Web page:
You see those beautiful eyes and that heart-melting smile. What you don’t see (and probably rarely think about) is what’s going on in your child’s brain, which is steadily growing, preparing itself for the challenges of adult life, and will continue to do so until your child leaves home.
In this blog I’ve written extensively about the adolescent prefrontal cortex (PFC), which is in a sensitive period of growth. Among other things, I hope my insights have stimulated an interest to learn more about the brain. What you need is an uncomplicated, entertaining, and always-on-target explanation of the most important basics of how the brain works – the ones that best inform your parenting efforts.
Such a book exists. I first read it about ten years ago, and now it’s available in an updated and expanded edition (2014): Brain Rules: 12 Principles for Surviving and Thriving at Work, Home, and School, by John Medina.
Not sure why a parent should know some basics about the brain?
Here’s an example. Just below the cerebral cortex (the outer, thinking part of the brain) is a two-lobed structure called the “thalamus.” When your sense organs send input to your brain, they first must pass through the thalamus, which acts as a kind of traffic cop for sense signals. The thalamus also receives signals from the prefrontal cortex, which tells the thalamus what to focus on. This is how you can consciously pay attention to something.
But the thalamus allows you to focus on and think about only one input at a time. For example, you can focus on a piece of music while reading a book, and then realize that you didn’t absorb what you just read. This is a survival mechanism; imagine how chaotic your mind would be if your consciousness was flooded with every possible sensory input.
The rule: the human brain can only pay attention to one thing at a time. You can do more than one thing at a time if one of the things can be done “automatically” without thinking about it, as in chewing food while talking to someone. Or if you can switch your attention back and forth rapidly, which is what a pianist does when he plays while talking to someone.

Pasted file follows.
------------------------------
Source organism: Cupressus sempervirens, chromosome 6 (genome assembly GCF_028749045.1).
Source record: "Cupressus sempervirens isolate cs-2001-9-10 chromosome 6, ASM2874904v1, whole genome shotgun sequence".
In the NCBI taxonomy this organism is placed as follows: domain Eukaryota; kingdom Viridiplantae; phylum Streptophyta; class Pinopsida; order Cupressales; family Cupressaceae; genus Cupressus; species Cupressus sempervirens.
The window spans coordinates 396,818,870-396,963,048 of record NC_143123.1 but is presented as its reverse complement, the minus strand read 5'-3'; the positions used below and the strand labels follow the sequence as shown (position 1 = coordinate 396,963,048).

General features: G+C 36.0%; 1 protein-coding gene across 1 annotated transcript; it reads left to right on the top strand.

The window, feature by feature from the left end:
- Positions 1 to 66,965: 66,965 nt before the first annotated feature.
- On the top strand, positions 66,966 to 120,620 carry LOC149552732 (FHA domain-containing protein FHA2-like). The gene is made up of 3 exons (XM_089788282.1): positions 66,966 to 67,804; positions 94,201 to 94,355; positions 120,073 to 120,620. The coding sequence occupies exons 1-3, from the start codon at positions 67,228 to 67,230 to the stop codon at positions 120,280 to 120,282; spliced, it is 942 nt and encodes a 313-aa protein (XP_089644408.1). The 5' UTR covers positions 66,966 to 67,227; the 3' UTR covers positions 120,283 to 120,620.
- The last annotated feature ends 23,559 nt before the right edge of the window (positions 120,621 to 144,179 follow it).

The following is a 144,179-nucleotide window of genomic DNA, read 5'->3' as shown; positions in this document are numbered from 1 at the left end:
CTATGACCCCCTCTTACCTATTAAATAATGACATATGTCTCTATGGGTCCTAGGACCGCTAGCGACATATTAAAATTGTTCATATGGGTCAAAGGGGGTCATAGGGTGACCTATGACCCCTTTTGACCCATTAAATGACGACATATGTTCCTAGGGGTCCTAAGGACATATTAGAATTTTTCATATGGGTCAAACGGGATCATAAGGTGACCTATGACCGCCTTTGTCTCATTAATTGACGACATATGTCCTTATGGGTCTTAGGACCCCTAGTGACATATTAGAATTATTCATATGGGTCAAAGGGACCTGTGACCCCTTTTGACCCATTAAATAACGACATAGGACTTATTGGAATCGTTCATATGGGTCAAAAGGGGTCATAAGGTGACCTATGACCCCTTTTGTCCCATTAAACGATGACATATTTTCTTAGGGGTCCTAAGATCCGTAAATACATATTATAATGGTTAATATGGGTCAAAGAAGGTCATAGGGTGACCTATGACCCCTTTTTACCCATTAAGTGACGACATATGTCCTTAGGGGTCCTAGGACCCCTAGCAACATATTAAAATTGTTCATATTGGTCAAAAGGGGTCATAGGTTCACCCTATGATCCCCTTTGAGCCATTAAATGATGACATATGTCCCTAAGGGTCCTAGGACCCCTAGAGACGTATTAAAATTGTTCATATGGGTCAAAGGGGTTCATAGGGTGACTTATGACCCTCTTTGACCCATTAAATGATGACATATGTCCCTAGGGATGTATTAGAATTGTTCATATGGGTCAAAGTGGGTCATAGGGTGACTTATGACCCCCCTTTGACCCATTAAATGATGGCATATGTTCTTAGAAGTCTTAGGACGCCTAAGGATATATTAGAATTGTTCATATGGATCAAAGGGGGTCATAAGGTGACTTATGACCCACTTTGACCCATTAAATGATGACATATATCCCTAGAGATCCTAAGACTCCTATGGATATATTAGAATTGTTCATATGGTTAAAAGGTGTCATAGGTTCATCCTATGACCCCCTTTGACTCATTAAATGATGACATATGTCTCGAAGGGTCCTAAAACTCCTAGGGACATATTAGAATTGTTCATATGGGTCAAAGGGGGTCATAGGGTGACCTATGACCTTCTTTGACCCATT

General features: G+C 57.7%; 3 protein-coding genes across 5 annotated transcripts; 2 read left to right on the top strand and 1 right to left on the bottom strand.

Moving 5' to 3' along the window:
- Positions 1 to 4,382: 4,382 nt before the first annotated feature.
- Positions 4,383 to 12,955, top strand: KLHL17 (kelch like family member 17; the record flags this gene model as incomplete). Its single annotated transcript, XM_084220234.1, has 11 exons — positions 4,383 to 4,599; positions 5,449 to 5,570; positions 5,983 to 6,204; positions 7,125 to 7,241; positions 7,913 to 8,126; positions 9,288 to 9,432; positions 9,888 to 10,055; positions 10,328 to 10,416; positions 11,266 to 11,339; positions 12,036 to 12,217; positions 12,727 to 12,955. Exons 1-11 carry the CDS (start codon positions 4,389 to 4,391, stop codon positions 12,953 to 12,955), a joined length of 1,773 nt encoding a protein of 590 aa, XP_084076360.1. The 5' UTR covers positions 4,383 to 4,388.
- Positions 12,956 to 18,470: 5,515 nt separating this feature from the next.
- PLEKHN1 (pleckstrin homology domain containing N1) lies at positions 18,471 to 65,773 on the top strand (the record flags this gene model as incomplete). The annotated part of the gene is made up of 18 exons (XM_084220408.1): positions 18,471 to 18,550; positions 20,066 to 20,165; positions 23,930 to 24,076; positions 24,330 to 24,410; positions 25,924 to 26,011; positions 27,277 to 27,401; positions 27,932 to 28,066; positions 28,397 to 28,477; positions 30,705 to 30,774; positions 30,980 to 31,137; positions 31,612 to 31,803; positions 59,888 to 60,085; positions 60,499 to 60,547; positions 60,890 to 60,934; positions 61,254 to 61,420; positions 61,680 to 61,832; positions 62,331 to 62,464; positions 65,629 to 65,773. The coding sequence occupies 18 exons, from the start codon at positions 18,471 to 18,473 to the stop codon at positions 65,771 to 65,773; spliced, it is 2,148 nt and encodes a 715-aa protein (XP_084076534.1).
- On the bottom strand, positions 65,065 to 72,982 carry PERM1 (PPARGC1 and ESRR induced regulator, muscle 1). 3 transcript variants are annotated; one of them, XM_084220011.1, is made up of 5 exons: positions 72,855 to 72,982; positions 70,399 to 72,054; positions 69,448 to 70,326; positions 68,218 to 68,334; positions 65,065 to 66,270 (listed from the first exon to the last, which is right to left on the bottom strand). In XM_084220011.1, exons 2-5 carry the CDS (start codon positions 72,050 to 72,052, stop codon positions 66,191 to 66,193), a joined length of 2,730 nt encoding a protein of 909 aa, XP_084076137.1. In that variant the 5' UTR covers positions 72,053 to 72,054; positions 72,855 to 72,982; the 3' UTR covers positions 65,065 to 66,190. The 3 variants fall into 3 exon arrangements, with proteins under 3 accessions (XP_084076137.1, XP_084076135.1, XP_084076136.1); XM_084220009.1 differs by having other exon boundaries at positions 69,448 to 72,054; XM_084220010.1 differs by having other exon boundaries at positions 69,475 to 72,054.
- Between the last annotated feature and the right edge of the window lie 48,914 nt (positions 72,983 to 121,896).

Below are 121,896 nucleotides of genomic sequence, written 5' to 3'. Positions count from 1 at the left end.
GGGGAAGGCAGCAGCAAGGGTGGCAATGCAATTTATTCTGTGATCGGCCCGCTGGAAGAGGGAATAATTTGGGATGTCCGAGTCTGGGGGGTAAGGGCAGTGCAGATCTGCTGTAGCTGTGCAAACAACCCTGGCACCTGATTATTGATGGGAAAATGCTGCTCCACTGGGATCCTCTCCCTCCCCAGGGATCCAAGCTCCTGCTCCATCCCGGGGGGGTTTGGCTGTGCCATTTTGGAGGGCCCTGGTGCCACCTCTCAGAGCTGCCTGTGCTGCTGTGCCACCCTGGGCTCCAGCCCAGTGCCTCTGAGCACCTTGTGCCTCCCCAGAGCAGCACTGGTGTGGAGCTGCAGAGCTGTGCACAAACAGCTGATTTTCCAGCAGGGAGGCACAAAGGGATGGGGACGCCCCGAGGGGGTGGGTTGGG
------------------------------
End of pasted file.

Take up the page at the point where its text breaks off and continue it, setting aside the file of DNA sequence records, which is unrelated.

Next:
This is why your kid may not hear you at first when you speak to him. He’s probably not being disrespectful; he may be paying attention to something else, such as a video game or a memory of something that happened at school. The solution: address him by name first. “Lucas, I want to ask you something.” The word “Lucas” has lis emotionally charged, so it will be allowed to pass to the cortex.
This is why driving a vehicle while operating a cell phone is a very bad idea. You have to focus to press the keys, so it’s impossible to be conscious of what’s happening on the road at the same time.
This is why your teen is mistaken when she says she can do her homework while listening to her favorite pop tunes. As soon as she pays attention to the lyrics, she’s no longer able to comprehend what she’s reading.
This is also why your spouse doesn’t seem to pay attention to you while he’s reading the newspaper. If he’s focused on what he’s reading, your voice won’t register on his consciousness. Multi-tasking is a horribly inefficient way of doing anything. Shifting and refocusing your attention back and forth takes additional time and brain energy.
You don’t have to be a brain scientist to understand a few basics that can help you make sense of your life. John Medina’s tour of the brain has lots of revelations that can help you be a better parent:
- Every brain is wired differently
- Exercise improves cognition
- We are designed to never stop learning and exploring
- Memories are volatile
- Sleep is powerfully linked with the ability to learn
- Vision trumps all of the other sensesStress changes the way we learn
Medina treats these topics with an entertaining sense of humor. Learning huge insights from an easy, fun read – how cool is that?
To find out how to maximize the development of your adolescent child’s brain, get my new book: How Your Teen Can Grow a Smarter Brain.
You can grow the bond with your child through better listening. Download the FREE ebook, Listening to Understand.